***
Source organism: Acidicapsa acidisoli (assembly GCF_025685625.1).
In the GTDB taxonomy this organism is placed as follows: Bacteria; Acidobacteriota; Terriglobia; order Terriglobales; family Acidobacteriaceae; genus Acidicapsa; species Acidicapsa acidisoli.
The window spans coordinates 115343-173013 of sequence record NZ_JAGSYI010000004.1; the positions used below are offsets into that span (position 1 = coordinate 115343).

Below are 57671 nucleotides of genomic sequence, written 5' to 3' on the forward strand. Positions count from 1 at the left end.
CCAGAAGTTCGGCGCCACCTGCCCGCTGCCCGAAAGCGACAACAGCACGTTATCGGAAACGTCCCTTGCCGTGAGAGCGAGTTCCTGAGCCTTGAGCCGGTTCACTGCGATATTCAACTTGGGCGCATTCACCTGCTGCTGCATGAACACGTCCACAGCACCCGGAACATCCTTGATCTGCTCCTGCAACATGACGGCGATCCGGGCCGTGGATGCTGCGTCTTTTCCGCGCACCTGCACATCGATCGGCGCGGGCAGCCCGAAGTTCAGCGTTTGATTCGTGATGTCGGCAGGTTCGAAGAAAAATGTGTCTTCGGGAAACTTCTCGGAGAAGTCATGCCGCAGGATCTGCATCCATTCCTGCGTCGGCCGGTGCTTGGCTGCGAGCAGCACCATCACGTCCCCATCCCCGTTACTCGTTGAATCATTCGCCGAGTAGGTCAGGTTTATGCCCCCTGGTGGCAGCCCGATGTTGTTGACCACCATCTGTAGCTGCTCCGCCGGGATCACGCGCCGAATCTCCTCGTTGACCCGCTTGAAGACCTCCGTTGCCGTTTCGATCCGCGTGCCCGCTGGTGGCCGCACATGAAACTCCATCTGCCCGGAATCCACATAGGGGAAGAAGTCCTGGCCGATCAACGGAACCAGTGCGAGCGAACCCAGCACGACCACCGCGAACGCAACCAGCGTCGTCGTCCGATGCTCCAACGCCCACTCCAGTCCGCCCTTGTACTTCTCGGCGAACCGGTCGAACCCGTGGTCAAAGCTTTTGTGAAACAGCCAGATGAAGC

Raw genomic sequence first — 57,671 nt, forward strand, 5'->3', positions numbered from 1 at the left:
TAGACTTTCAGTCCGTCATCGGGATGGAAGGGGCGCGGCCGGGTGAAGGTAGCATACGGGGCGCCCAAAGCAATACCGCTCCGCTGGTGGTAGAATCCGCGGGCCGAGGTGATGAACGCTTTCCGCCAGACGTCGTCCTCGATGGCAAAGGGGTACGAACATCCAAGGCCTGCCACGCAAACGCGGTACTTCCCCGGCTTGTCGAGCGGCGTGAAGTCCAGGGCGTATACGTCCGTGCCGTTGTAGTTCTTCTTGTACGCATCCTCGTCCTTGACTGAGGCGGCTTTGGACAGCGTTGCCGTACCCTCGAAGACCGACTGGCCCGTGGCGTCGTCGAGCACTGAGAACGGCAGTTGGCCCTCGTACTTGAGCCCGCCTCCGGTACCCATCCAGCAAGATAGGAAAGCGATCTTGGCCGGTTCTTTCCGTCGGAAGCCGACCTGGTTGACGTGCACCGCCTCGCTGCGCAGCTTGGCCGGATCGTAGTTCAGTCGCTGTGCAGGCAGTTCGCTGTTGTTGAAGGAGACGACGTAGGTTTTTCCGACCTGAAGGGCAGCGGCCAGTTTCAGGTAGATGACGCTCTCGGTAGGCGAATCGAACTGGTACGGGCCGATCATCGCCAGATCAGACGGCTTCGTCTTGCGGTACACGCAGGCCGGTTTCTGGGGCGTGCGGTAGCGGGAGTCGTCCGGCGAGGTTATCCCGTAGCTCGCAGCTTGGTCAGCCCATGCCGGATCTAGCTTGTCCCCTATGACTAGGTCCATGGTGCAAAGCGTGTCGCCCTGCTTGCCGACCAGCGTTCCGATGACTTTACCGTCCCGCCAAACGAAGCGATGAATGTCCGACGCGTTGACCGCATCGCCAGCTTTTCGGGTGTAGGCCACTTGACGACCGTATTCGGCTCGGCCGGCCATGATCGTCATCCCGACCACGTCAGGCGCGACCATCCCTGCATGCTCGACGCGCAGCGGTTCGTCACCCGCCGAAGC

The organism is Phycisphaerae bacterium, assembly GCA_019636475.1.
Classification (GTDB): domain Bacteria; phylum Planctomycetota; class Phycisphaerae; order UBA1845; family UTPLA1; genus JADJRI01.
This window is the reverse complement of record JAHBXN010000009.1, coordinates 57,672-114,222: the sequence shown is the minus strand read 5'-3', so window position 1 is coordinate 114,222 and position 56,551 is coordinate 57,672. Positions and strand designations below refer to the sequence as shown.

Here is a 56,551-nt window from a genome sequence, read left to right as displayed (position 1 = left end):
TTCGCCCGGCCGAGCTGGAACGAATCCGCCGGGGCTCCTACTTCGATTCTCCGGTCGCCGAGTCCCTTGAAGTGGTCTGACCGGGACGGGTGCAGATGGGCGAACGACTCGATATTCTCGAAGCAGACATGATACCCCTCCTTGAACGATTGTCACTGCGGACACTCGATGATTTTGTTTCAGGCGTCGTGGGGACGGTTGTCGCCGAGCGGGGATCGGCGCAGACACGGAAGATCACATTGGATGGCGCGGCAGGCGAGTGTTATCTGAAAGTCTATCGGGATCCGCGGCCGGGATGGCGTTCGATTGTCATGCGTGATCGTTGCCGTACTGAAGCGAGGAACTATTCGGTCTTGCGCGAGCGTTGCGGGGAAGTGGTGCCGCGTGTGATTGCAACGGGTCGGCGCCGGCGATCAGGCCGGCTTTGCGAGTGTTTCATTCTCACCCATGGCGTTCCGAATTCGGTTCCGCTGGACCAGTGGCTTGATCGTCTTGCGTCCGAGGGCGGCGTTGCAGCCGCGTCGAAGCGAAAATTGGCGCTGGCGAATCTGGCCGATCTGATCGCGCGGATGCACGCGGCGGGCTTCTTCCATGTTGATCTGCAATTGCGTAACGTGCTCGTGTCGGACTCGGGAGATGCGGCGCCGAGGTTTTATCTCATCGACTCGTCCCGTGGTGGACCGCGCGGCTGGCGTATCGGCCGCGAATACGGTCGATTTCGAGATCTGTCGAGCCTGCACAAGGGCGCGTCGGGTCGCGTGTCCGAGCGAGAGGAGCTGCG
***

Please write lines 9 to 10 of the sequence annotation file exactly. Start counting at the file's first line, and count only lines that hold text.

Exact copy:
Classification (GTDB): domain Bacteria; phylum Planctomycetota; class Phycisphaerae; order UBA1845; family UTPLA1; genus JADJRI01.
This window is the reverse complement of record JAHBXN010000009.1, coordinates 57,672-114,222: the sequence shown is the minus strand read 5'-3', so window position 1 is coordinate 114,222 and position 56,551 is coordinate 57,672. Positions and strand designations below refer to the sequence as shown.